F.C. of v. Brian Hatch Timber Co. (Sales) Pty. Limited 72 ATC 4001, (1972) 128 C.L.R. 28 in relation to cases arising under sec. 80A of the Assessment Act which authorised the Deputy Commissioner to disallow losses as deductions unless he was satisfied of certain matters specified in the section. Owen J. said at ATC p. 4012; C.L.R. p. 60 that what Barwick C.J. stated in Giris's case in relation to sec. 99A was ``equally applicable in cases arising under sec. 80A''. In
Kolotex Hosiery (Australia) Pty. Limited v. F.C of T. 75 ATC 4028; (1975) 132 C.L.R. 535 Barwick C.J. repeated at ATC p. 4031; C.L.R. p. 541 in substance what he had said earlier in Giris's case. In Bailey's case, Aickin J., with whose reasons for judgment the other members of the High Court (Barwick C.J., Gibbs, Mason and Jacobs JJ.) agreed, expressly left open the question whether a taxpayer is entitled to particulars from the Deputy Commissioner at the time of the issuing of a notice of assessment.

Other statements have been made in the authorities which suggest that the Deputy Commissioner should in appropriate cases give particulars to a taxpayer of the basis of his assessment so that he may determine whether he will object to the assessment and subsequently appeal; but these views are obiter dicta and have been expressed as statements of what the Deputy Commissioner should do as a matter of fairness rather than as a matter of legal obligation:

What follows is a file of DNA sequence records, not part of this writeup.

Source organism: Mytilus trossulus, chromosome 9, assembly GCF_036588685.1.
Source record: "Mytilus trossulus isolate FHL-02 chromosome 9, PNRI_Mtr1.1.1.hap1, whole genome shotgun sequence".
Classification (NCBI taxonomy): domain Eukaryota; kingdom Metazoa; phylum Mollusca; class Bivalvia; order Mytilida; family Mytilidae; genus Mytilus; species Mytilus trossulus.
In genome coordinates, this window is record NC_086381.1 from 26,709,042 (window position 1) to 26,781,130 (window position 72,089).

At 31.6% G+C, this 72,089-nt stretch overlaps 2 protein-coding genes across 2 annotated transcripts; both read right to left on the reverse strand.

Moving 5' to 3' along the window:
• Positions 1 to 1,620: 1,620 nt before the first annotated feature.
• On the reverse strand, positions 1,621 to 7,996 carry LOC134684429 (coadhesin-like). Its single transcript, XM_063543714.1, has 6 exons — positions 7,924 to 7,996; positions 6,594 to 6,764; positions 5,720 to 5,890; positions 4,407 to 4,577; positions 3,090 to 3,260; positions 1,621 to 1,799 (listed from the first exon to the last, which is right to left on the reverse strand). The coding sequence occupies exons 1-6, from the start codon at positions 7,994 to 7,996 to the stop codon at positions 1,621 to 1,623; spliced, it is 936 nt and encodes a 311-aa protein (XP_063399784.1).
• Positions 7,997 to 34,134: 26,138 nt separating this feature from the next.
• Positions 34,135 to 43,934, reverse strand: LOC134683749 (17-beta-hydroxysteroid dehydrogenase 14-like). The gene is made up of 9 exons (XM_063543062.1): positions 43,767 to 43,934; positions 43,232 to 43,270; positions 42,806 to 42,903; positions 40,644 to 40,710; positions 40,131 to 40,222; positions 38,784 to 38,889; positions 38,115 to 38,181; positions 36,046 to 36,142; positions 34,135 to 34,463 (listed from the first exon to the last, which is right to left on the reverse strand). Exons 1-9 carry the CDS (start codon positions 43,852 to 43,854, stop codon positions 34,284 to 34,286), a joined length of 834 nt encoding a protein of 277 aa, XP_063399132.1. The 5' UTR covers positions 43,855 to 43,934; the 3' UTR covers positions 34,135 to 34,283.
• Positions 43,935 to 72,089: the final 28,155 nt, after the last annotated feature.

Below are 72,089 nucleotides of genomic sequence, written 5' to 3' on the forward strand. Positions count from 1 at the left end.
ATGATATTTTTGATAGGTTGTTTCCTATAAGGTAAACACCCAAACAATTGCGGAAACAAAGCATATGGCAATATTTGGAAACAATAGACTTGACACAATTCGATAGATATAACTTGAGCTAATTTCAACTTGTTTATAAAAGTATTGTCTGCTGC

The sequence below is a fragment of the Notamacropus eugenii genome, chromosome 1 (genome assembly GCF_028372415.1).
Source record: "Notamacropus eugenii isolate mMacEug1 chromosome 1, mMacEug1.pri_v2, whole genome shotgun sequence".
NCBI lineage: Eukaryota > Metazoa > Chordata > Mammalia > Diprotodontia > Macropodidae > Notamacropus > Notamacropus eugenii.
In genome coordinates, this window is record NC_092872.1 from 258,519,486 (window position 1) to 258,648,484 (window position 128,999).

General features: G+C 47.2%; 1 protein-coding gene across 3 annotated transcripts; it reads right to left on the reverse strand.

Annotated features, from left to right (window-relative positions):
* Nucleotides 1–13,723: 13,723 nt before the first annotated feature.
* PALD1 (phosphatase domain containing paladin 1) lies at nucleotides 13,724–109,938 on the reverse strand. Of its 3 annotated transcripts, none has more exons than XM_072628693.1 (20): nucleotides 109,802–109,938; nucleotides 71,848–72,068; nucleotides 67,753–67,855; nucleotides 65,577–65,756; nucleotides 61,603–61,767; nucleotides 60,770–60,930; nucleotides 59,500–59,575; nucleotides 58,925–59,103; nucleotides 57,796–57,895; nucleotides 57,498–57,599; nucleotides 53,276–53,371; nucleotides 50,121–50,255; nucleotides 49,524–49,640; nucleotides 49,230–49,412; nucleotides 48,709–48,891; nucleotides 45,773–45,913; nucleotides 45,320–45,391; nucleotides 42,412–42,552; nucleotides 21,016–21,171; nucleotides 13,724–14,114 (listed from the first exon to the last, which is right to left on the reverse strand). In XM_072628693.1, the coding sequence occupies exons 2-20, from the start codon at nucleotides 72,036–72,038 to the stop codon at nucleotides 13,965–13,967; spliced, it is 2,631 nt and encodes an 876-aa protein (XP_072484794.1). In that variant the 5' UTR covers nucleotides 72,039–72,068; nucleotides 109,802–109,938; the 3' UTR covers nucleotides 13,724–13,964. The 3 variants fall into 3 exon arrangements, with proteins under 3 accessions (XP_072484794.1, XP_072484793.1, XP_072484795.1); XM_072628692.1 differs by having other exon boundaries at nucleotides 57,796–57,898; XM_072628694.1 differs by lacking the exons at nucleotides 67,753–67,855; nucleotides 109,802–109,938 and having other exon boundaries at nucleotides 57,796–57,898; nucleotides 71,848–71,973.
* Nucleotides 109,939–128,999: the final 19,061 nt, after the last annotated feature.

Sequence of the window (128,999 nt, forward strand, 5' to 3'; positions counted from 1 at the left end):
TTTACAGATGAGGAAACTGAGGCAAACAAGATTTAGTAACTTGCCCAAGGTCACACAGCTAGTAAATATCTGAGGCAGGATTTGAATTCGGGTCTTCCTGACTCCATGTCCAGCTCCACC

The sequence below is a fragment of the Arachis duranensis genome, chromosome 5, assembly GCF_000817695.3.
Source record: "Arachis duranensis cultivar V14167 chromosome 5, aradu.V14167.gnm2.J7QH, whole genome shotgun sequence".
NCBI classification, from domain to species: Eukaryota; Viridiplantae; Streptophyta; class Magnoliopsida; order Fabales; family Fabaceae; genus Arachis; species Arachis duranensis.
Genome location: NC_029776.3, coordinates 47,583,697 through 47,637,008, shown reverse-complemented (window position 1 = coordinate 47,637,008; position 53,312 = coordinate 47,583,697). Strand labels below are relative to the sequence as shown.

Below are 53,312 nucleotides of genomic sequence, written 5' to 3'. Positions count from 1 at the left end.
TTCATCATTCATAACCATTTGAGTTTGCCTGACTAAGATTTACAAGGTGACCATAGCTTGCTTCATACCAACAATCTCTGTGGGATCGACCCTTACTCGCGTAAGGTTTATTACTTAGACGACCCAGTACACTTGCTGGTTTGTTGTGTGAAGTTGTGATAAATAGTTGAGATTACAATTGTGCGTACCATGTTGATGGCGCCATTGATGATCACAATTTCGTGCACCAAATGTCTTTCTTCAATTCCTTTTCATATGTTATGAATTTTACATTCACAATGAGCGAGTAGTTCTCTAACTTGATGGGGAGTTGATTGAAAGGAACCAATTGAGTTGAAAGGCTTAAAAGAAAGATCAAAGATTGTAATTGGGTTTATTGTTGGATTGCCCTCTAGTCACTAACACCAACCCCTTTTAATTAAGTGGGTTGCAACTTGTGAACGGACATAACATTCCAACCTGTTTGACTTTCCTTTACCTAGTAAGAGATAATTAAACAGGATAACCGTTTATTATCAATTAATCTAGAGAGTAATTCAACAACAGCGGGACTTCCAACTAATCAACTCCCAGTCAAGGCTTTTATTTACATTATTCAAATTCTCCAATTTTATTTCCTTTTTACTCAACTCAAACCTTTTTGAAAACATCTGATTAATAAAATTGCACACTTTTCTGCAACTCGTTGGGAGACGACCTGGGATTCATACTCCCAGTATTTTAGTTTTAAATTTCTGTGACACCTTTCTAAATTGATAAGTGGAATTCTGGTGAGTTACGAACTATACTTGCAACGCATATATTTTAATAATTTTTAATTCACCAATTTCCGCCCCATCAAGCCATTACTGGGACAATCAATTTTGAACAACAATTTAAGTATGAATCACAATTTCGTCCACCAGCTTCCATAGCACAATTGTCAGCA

Spence v. F.C. of T. (1967) 15 A.T.D. 80; (1967) 121 C.L.R. 273 per Windeyer J. at A.T.D. p. 85; C.L.R. p. 282;
McClelland v. F.C. of T. (1967) 14 A.T.D. 529; (1967) 118 C.L.R. 353 per Windeyer J. at A.T.D. p. 533; C.L.R. p. 361; Giris's case per Windeyer J. at ATC p. 4024; C.L.R. p. 384 (although his Honour may have written in terms of legal obligation which he had not done in Spence's case and McClelland's case) and the Brian Hatch case per Menzies J. at ATC p. 4007; C.L.R. p. 52. But in Bailey's case Mason J. said at ATC p. 4100; C.L.R. p. 221: